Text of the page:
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Re: motion verbs in Tokana

From:Jim Grossmann <steven@...>
Date:Sunday, March 12, 2000, 5:41
>Well, there *are* morphological changes to the "prefix" that you don't >know about--in some cases rather radical changes. For example, the >verb meaning "run to" is "penta", while the bound morpheme meaning >"running" is "pa-". (I remain agnostic on whether "pa-" is a reduced >form of "penta", or whether "penta" is an irregular formation from >"pa-" + "eta" = "go to".)
>As far as whether we're talking about prefixing or compounding, I really >don't care what you call it. But if it's compounding, then the first >element in the compound sometimes undergoes radical phonological >alteration, as in the above example.
Okay. :-)
>>You could vary the order of the roots for stylistic purposes.
>>sneak + enter = sneak in enter + sneak = enter >>surreptitiously >>chug + exit = chug out exit + chug = exit with the >>sound of active machinery
>I don't really understand the semantic differences here.
There aren't any basic semantic differences; the distinction I was trying to convey was informal vs. formal. Sorry I wasn't clear.
>As a general response to your comments and And's: I think there >may have been a misunderstanding here. I was merely presenting >a scheme for *grammaticalising* different conflations of manner >and trajectory--for deriving new lexical items. The language also >provides other means of expressing events where both manner >and trajectory are specified: For example, you could use a manner >verb together with a locative noun expressing a spatial relation. >The following two sentences, for example, are roughly synonymous:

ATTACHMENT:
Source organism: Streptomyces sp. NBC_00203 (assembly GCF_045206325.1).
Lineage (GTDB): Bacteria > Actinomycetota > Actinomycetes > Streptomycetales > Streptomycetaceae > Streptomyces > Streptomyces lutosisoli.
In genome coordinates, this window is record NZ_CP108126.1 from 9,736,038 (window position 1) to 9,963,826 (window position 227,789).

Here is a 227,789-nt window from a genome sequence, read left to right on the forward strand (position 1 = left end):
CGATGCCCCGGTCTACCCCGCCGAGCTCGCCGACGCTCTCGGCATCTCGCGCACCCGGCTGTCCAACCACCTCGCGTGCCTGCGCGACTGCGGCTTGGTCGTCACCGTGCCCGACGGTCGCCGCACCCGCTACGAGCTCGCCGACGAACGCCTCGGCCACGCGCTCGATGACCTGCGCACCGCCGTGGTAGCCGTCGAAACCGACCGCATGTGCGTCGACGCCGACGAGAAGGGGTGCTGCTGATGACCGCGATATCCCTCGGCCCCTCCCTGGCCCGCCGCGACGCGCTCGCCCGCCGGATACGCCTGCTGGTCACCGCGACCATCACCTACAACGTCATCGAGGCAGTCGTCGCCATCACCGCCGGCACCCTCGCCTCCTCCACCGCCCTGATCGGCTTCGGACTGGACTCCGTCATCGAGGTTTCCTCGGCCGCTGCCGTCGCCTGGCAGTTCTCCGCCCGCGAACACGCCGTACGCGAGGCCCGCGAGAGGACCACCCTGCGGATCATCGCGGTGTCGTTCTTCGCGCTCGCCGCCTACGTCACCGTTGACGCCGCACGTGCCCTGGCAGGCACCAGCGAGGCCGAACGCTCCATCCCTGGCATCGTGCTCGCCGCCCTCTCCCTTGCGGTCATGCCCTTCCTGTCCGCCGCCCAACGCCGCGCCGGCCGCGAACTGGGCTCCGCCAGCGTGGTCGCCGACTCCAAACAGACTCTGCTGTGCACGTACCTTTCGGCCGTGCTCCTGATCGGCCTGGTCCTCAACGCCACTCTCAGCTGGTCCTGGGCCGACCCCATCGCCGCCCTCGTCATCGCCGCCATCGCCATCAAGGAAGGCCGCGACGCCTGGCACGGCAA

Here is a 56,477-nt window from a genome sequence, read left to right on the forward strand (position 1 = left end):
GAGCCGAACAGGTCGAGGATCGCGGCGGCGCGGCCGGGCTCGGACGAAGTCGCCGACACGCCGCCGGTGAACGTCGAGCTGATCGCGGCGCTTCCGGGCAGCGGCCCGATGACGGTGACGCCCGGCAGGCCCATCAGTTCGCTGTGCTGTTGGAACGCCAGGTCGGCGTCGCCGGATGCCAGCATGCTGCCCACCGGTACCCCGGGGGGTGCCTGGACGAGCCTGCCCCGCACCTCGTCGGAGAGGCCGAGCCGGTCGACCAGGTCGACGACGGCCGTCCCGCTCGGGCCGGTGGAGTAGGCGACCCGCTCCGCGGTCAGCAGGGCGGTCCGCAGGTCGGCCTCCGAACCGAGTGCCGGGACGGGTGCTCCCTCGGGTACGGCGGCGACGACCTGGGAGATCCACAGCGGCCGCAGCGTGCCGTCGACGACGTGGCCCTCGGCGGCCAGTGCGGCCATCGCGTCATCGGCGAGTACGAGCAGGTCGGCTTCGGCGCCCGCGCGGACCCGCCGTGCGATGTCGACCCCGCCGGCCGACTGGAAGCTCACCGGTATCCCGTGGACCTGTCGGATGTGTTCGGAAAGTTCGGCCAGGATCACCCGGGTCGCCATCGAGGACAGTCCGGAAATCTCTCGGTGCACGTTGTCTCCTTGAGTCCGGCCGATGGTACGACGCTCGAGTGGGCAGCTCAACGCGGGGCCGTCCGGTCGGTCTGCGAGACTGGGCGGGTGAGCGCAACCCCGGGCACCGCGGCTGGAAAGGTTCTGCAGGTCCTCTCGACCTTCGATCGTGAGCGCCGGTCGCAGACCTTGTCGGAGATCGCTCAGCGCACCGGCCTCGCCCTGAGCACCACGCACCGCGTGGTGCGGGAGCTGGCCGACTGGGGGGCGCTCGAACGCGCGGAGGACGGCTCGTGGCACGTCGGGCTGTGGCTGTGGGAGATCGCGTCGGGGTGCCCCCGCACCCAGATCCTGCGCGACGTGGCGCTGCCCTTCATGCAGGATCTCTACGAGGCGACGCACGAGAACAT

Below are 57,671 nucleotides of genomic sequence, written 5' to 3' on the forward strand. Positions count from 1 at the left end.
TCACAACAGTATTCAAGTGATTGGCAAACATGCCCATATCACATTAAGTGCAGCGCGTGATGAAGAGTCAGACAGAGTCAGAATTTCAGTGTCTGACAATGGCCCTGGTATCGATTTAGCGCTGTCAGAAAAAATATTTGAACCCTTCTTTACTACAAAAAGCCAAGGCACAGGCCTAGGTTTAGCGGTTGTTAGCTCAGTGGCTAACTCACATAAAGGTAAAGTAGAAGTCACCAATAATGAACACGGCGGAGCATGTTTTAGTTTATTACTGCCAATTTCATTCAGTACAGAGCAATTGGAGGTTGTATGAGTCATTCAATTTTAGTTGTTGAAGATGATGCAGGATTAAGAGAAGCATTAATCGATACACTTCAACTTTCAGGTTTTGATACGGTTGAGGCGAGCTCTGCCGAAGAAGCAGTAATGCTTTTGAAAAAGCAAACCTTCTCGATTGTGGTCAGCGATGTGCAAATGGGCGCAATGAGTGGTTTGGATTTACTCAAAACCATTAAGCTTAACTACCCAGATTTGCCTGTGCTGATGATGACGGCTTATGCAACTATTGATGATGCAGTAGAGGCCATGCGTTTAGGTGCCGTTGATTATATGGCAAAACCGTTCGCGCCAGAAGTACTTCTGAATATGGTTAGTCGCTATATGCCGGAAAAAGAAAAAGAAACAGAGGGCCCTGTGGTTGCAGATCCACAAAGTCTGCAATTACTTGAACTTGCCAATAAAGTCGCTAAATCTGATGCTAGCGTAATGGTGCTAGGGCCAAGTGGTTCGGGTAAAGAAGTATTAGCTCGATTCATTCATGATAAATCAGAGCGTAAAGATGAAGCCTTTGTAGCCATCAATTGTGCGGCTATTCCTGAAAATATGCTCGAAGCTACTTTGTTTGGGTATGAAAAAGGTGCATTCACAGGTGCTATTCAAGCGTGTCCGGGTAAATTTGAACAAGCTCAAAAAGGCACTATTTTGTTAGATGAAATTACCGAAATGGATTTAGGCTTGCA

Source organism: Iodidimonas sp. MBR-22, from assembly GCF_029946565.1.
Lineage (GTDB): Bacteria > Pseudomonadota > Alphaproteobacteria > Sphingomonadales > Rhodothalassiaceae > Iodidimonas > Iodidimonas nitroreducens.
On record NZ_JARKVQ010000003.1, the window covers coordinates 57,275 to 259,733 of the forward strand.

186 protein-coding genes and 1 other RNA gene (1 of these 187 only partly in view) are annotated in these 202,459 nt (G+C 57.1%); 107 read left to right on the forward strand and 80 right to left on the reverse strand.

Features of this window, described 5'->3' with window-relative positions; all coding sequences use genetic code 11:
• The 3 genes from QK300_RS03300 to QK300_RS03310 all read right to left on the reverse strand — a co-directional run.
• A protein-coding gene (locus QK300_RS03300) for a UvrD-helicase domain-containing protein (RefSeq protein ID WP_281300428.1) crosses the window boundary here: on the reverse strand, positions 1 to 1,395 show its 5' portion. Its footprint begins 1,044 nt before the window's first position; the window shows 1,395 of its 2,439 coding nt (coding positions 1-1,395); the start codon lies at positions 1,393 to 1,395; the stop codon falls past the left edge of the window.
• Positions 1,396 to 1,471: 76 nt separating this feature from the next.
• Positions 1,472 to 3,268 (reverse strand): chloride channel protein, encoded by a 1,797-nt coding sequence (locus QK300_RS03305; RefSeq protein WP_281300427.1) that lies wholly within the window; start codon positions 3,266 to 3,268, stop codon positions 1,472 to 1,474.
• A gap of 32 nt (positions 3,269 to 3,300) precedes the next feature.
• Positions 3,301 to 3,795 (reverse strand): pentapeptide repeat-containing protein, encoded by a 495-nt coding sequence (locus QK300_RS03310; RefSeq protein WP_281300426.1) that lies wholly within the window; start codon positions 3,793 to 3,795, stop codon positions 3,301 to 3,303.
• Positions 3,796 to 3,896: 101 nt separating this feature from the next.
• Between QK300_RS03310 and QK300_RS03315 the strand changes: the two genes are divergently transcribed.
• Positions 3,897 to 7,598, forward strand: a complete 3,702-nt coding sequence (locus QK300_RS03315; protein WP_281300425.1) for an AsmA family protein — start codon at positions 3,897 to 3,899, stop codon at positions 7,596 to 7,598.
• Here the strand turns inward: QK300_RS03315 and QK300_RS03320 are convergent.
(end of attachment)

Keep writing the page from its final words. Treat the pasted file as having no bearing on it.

> Na pa-lhuye-i kotoi > he running-entered-the room:DAT > "He ran into the room" > lit. "He entered the room runningly"
> Na pente-i himai kotu > he ran-the interior:DAT room > "He ran into the room" > lit. "He ran to the room('s) interior"
I can't see anything unworkable about either scheme, or any reason why Tokana couldn't use both. Personally, I like them both.